Maybe you shared that viral video of Kimberly “Sweet Brown” Wilkins telling a reporter after narrowly escaping an apartment fire, “Ain’t nobody got time for that!”
Perhaps you posted that meme of supermodel Tyra Banks exploding in anger on “America’s Next Top Model” (“I was rooting for you! We were all rooting for you!”). Or maybe you’ve simply posted popular GIFs, such as the one of NBA great Michael Jordan crying, or of drag queen RuPaul declaring, “Guuuurl…”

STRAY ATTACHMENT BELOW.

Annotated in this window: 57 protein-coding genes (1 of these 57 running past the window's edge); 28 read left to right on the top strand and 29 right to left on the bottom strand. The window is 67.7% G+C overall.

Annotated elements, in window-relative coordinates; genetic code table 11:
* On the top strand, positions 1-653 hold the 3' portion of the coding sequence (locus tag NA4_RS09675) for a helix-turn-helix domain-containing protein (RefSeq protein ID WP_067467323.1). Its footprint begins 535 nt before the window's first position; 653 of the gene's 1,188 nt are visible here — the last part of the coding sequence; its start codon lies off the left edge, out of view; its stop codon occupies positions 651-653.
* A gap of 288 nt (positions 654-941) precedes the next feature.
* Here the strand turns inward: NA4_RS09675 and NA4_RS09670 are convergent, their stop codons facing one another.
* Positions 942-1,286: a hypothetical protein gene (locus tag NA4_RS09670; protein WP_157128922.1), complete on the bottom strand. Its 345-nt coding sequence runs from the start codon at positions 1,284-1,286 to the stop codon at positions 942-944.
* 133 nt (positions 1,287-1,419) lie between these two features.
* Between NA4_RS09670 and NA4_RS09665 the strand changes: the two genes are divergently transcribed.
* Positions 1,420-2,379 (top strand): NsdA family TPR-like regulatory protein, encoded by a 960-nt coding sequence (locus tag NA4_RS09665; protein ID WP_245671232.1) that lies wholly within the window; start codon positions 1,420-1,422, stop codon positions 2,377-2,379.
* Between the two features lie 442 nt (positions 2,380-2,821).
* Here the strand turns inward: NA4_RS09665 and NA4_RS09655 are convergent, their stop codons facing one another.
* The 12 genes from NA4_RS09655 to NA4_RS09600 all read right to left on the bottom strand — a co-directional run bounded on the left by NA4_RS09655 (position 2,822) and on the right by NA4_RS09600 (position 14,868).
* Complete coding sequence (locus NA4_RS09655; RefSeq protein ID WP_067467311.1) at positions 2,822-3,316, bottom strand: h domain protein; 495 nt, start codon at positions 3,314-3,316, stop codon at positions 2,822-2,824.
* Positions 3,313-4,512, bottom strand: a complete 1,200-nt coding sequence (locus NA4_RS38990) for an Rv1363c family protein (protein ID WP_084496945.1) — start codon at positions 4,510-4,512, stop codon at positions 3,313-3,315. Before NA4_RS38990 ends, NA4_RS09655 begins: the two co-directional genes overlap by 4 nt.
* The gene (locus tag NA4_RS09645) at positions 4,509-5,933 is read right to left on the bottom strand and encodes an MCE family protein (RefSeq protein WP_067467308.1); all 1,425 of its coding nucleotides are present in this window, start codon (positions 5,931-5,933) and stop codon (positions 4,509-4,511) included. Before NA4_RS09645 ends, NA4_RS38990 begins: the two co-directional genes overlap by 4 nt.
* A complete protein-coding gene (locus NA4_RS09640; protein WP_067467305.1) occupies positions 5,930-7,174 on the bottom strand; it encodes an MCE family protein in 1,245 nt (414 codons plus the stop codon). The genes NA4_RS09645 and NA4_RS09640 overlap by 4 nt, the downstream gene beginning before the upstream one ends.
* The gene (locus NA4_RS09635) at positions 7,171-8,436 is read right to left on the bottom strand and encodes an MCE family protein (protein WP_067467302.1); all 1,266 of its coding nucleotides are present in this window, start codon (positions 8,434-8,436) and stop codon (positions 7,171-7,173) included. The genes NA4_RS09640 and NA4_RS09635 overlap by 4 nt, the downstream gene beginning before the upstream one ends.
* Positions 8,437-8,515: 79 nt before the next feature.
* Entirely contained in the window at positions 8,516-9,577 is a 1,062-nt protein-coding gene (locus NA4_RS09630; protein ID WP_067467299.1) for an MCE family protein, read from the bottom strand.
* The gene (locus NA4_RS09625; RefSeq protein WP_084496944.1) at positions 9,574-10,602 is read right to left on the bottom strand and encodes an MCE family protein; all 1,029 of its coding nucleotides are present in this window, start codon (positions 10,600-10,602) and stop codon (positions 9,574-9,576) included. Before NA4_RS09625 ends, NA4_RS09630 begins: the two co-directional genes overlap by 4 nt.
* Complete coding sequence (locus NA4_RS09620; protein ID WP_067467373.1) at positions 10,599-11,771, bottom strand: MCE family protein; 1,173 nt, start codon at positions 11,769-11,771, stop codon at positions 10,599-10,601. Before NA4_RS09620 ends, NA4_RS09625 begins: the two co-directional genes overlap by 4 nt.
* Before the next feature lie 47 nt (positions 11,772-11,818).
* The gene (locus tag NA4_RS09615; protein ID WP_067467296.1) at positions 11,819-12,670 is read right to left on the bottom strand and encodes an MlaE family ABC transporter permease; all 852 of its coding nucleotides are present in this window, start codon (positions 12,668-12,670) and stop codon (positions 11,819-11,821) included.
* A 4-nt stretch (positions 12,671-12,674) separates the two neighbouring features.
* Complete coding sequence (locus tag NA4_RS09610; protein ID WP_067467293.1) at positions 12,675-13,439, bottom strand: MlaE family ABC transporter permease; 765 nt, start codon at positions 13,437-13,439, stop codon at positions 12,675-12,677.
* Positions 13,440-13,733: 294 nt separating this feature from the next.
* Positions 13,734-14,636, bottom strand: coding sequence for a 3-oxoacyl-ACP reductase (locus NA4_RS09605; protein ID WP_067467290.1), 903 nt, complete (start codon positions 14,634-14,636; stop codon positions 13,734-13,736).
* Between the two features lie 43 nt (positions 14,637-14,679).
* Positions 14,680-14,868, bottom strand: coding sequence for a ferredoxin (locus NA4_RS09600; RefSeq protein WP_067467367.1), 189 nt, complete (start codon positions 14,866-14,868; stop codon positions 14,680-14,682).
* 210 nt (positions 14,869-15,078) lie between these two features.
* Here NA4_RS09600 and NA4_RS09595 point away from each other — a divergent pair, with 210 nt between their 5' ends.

If you’re Black and you’ve shared such images online, you get a pass. But if you’re White, you may have inadvertently perpetuated one of the most insidious forms of contemporary racism.
Digital blackface is a practice where White people co-opt online expressions of Black imagery, slang, catchphrases or culture to convey comic relief or express emotions.
These expressions, what one commentator calls racialized reactions, are mainstays in Twitter feeds, TikTok videos and Instagram reels, and are among the most popular Internet memes.